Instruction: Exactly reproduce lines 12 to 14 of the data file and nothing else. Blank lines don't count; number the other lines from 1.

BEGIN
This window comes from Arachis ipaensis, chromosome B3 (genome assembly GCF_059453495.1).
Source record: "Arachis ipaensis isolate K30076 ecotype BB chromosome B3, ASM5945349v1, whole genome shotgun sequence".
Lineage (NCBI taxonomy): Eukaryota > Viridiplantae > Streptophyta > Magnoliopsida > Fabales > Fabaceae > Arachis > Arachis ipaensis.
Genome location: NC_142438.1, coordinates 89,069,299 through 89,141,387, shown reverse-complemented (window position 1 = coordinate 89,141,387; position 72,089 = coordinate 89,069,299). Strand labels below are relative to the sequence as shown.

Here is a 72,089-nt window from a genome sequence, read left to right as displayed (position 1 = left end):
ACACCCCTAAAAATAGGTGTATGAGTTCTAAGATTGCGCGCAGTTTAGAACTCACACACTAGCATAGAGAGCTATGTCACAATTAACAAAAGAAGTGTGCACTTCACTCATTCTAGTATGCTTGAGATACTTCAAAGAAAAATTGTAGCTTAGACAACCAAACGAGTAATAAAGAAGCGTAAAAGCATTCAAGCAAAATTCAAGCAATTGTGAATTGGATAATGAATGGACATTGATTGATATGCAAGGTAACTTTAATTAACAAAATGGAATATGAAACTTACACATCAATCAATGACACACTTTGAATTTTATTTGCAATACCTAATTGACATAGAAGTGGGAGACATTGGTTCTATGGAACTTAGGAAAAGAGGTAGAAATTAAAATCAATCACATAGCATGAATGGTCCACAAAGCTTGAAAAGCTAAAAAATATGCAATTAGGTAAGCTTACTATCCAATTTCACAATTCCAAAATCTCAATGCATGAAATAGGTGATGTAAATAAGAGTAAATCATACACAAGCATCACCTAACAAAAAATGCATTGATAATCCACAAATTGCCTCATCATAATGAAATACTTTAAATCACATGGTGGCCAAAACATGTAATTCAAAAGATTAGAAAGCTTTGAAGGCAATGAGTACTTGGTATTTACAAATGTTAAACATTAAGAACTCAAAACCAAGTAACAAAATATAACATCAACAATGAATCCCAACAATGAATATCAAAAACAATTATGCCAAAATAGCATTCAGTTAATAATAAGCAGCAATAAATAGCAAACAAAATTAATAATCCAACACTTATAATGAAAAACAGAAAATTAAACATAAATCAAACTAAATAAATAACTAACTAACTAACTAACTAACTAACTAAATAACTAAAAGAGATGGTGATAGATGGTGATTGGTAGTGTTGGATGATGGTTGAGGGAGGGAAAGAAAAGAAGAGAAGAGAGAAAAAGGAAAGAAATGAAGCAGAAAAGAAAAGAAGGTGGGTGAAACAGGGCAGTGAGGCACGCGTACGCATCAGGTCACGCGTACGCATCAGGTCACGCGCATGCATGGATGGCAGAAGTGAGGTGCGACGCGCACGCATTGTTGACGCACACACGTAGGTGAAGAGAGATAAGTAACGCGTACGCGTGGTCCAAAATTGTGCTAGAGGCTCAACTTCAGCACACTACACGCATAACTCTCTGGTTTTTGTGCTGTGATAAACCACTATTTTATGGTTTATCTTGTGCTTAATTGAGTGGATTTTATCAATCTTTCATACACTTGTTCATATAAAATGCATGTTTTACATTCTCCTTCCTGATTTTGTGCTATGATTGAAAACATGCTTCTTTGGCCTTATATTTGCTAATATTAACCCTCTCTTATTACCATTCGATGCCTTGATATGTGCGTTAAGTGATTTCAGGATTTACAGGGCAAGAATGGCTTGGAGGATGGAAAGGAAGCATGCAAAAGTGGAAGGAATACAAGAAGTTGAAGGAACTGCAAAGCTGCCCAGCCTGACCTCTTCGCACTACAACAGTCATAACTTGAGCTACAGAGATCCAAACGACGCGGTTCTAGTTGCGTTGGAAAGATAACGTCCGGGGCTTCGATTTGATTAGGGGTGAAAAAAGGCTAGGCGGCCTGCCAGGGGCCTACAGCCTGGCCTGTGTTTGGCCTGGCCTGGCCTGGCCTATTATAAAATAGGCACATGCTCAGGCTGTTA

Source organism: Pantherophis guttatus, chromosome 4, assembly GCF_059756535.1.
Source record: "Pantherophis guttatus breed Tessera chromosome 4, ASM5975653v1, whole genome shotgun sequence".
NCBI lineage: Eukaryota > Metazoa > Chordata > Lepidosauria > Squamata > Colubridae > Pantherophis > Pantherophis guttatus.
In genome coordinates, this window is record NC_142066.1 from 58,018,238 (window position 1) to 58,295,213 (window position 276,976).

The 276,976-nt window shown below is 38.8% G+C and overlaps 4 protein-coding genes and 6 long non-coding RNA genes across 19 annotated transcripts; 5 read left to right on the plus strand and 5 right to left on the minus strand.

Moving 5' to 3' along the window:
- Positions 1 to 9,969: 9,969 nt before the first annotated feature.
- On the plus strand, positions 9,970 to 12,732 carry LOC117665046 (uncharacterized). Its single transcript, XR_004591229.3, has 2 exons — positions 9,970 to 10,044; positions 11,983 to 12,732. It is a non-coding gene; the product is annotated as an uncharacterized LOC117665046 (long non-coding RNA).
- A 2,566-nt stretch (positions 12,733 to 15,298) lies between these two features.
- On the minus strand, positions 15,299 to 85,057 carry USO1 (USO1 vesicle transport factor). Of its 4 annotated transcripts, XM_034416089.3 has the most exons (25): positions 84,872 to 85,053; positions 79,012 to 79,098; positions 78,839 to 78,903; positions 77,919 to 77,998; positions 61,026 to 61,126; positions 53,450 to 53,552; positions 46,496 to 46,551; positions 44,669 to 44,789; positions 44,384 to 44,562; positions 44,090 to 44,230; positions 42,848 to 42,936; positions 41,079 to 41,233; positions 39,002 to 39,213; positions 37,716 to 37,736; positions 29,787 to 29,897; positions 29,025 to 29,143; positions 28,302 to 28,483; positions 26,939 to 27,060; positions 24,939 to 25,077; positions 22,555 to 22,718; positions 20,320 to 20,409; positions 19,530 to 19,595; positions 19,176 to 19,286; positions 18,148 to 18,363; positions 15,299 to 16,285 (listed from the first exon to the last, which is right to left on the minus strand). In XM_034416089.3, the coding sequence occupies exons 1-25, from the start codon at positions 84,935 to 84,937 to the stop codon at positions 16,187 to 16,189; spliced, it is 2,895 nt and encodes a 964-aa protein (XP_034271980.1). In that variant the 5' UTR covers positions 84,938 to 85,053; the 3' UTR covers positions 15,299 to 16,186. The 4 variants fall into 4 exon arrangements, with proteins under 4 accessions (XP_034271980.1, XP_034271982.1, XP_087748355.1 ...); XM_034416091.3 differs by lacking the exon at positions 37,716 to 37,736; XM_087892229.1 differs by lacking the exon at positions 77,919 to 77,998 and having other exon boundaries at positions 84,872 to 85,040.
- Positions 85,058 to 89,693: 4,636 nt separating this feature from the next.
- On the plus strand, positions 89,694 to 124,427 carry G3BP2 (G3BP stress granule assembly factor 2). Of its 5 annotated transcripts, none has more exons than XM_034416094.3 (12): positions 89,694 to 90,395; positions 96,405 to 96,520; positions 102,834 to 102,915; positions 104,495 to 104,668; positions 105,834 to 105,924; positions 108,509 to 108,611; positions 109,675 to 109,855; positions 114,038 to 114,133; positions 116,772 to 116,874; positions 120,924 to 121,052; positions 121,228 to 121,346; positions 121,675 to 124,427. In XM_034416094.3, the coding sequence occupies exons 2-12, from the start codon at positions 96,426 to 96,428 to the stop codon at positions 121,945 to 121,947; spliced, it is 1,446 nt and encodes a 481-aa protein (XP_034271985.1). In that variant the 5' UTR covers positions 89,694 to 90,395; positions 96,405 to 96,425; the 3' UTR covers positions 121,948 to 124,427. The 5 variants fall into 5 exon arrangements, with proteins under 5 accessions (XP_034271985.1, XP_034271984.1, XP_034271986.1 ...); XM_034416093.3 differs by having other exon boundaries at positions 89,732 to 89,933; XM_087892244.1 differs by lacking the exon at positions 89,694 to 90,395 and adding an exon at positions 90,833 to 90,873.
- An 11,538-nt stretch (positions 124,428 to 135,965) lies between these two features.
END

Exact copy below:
Moving 5' to 3' along the window:
- Positions 1 to 9,969: 9,969 nt before the first annotated feature.
- On the plus strand, positions 9,970 to 12,732 carry LOC117665046 (uncharacterized). Its single transcript, XR_004591229.3, has 2 exons — positions 9,970 to 10,044; positions 11,983 to 12,732. It is a non-coding gene; the product is annotated as an uncharacterized LOC117665046 (long non-coding RNA).